Turn the Sinner Back: Notes on James 5.19-20

It would appear that James declares the purpose of his letter at the very end (Davids 1994, 1367), in Jas 5.19-20, by calling his readers to do what he has just done by writing:

My brothers and sisters, if anyone among you wanders from the truth and someone turns him back, he should know that the one who turns a sinner back from his wandering path will save that person’s soul from death and will cover a multitude of sins (NET).

By leaving his purpose statement for the end, and crouching it in yet another recommended behavior, perhaps he hopes that his readers will not only repent of those sins and errors which he points out, but will themselves turn to their erring brethren and work toward their restoration as well.

The 54 imperatives in the 108 verses leave no doubt that James is concerned to straighten out problems among his readers. (The last imperative is in verse 20: “know.”) They also highlight what is evident from even a cursory reading, that the book emphasizes the necessity of obedient action among the faithful in order for faith to be genuine and effective for salvation. “Tests of a living faith” is the key that one writer finds to tie the letter’s diverse subjects together under a single theme (Hiebert 1978, 224).

The letter appears to have been written early on in the church’s history. Some believe the persecutions by Saul and Agrippa are behind the scattering, or diaspora, of the readers, Jas 1.1. So James writes to maintain a connection with these Christians and encourage them to remain connected as well. That connection is Jesus Christ who calls to action.

Notes on James’s Conclusion

My brothers and sisters. We are family in Christ. God is our Father. Hence, restoration of the erring is to be seen as a loving task of family. Through his repeated address to his readers as brothers and sisters, and now in his concluding statement, he emphasizes the nature of their identity, which determines both the spirit and the nature of their actions.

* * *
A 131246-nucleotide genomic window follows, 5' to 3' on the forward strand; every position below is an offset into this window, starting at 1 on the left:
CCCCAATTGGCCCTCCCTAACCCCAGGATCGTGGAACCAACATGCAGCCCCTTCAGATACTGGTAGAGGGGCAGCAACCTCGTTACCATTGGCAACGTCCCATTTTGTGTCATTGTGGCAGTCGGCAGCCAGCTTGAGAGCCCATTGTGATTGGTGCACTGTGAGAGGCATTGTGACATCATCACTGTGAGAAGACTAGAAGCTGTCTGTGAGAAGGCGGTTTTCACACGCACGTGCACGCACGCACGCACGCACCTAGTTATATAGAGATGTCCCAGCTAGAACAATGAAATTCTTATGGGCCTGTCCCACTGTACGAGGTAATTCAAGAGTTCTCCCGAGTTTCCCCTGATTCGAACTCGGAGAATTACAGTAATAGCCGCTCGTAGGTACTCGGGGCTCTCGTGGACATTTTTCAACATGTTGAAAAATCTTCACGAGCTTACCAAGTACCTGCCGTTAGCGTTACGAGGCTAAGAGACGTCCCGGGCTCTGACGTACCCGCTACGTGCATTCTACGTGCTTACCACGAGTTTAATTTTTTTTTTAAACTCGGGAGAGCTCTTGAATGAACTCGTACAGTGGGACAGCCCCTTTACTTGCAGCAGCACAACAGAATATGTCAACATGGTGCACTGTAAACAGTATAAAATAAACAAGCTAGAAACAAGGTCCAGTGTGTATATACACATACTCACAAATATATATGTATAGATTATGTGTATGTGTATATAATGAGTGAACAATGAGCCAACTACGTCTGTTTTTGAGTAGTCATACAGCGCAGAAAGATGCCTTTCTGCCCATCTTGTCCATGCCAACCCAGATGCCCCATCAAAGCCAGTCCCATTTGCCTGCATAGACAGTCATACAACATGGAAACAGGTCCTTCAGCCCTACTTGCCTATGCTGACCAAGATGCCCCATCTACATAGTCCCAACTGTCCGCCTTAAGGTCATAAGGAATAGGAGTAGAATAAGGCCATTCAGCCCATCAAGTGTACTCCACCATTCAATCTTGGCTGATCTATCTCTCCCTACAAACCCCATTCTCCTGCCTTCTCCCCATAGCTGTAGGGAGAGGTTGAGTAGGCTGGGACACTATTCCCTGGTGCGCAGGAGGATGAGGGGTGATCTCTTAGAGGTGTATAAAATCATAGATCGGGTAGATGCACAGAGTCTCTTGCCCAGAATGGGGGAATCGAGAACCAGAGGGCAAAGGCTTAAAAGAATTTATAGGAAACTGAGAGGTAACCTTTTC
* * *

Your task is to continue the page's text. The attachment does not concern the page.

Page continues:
If anyone among you. James recognizes that sin may cause any saint to separate himself from the Lord. If even an apostle could be lost, then all must beware. Those who devote themselves to the mission of God are special targets of the evil one. The battle is fiercest on the front line.

Wanders from the truth. Such wandering leads to perdition, to spiritual and eternal death (see below), and thus deserves utmost attention from all the brothers and sisters. The wandering from the truth implies that one has come to that truth, since obedience to the truth of the gospel saves, 2 Thes 2.10; 1 Tim 2.4; 1 Pet 1.22, so here is indication of the possibility of apostasy.

Someone. Anyone within the congregation who is faithful. All are responsible for everyone in the church of God (cf. Gal 6.1ff). Discipline and correction belong not only to the shepherds and teachers, but to all members of the body, since all suffer when one member errs or wanders. Humility is needed by all, both by those who correct their brother or sister as well as those who are the focus of restoration.

Turns him back. Back to salvation and “to the fellowship and life of the church” (Sheef 1971, 923). God is merciful and to him who desires to return, the door is always open. God does not wish anyone to perish, 2Pt 3.9. “[H]e wants all people to be saved and to come to a knowledge of the truth” 1 Tim 2.4. James foresees a positive result from seeking to restore the erring saint. In spite of the difficulty and against the pessimism of many, the erring can be restored. It is not an impossible task.